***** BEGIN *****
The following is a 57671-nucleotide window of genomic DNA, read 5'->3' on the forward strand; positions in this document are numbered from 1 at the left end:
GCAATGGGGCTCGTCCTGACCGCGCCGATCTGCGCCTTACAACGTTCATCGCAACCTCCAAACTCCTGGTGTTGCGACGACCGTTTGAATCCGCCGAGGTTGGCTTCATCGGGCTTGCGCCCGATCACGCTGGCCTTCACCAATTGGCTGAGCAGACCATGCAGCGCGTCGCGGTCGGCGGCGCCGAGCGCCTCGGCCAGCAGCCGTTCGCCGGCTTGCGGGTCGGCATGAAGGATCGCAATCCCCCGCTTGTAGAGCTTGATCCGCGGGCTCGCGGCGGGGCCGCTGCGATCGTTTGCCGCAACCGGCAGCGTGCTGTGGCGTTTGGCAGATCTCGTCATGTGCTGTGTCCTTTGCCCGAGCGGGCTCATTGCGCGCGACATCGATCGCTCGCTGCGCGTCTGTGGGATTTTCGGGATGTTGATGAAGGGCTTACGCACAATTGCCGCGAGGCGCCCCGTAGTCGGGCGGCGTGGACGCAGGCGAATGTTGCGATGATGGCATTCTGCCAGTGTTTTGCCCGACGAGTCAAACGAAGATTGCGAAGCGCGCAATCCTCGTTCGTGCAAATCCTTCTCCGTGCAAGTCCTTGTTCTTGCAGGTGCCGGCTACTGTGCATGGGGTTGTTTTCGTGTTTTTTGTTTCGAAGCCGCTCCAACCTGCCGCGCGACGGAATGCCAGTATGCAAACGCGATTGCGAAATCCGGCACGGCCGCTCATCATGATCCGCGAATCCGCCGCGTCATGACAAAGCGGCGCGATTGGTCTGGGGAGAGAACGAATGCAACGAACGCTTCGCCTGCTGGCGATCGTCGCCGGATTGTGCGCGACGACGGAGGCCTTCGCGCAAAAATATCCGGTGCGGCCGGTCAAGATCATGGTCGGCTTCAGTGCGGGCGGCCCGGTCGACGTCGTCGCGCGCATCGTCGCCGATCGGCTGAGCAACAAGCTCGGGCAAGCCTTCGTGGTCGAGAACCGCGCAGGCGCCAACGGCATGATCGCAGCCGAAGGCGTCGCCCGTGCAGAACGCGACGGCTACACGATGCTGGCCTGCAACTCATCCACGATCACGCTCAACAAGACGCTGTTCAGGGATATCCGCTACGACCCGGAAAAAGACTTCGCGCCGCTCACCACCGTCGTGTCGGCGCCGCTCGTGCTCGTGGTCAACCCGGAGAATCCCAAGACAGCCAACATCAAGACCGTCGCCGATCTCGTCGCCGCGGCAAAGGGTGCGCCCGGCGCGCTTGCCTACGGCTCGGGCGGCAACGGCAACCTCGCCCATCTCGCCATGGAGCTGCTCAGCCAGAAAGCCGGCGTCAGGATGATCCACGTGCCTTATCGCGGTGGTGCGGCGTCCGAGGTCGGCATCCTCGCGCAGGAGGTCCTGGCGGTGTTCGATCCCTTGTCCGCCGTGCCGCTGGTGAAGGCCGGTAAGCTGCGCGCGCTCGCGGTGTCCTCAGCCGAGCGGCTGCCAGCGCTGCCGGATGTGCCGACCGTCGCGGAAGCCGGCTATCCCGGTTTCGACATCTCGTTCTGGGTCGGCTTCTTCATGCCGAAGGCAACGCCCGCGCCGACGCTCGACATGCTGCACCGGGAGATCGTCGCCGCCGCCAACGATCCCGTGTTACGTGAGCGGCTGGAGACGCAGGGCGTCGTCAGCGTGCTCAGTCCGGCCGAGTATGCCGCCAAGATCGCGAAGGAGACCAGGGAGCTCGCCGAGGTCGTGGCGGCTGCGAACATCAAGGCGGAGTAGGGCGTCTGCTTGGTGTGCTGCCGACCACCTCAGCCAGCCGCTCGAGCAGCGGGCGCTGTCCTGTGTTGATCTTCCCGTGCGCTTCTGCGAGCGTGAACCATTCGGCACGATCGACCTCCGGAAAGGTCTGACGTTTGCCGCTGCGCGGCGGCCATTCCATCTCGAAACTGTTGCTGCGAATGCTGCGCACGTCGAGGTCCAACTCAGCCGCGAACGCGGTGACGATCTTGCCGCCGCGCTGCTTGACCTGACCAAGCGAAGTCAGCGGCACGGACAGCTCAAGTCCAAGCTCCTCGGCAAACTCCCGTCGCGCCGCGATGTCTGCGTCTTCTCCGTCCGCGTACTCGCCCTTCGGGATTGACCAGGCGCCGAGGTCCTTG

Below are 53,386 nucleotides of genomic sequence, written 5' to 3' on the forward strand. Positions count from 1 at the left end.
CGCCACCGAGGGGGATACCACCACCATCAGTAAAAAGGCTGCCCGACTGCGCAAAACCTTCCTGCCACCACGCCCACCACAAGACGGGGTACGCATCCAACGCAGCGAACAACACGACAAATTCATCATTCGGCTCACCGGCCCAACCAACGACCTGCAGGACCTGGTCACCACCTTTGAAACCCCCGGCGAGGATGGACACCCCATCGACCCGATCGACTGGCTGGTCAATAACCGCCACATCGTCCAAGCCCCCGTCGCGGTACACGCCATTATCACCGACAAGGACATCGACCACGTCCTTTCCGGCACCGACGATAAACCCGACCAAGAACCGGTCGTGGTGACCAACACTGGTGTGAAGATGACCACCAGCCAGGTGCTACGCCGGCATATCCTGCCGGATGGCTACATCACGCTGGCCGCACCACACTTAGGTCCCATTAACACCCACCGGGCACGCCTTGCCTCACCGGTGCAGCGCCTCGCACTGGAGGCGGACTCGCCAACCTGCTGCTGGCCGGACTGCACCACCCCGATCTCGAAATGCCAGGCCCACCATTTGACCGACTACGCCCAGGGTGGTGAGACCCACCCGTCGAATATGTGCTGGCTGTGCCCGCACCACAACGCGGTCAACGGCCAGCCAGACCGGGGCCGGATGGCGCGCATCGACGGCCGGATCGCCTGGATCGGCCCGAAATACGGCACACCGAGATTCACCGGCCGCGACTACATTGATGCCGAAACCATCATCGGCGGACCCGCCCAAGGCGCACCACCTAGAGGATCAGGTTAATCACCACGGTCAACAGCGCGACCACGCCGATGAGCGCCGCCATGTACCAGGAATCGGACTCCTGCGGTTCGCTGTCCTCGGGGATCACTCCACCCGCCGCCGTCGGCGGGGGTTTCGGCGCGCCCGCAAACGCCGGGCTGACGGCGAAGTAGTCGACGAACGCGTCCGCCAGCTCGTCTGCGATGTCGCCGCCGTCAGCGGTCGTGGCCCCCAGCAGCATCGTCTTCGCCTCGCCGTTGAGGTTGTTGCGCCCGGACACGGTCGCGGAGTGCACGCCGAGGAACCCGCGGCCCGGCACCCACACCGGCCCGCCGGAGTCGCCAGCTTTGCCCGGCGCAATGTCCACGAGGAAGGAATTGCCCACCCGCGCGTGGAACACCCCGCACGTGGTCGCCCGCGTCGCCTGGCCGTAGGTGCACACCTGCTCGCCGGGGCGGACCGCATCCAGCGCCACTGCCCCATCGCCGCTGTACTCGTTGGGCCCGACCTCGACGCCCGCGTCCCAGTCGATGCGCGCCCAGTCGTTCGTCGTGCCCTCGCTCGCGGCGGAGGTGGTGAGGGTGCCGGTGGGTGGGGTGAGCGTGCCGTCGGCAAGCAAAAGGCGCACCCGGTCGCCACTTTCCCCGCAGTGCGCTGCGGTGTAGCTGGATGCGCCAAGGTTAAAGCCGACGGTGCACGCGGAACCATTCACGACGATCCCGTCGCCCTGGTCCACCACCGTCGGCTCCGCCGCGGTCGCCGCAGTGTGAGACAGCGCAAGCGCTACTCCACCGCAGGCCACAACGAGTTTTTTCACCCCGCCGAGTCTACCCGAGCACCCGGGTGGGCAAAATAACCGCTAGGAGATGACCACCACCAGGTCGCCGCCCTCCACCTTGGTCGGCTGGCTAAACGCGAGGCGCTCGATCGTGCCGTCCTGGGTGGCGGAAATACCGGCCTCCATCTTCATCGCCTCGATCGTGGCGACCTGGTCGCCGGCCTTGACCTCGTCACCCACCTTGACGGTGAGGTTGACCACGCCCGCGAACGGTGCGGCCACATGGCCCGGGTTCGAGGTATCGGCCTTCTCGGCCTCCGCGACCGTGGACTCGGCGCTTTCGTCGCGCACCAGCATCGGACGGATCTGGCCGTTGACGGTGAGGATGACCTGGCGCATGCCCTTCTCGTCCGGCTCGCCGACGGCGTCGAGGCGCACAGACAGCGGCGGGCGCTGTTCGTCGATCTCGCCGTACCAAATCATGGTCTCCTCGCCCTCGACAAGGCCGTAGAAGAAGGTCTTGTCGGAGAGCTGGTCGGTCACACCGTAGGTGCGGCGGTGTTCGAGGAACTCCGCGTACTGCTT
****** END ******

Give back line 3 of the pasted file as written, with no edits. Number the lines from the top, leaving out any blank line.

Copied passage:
Below are 53,386 nucleotides of genomic sequence, written 5' to 3' on the forward strand. Positions count from 1 at the left end.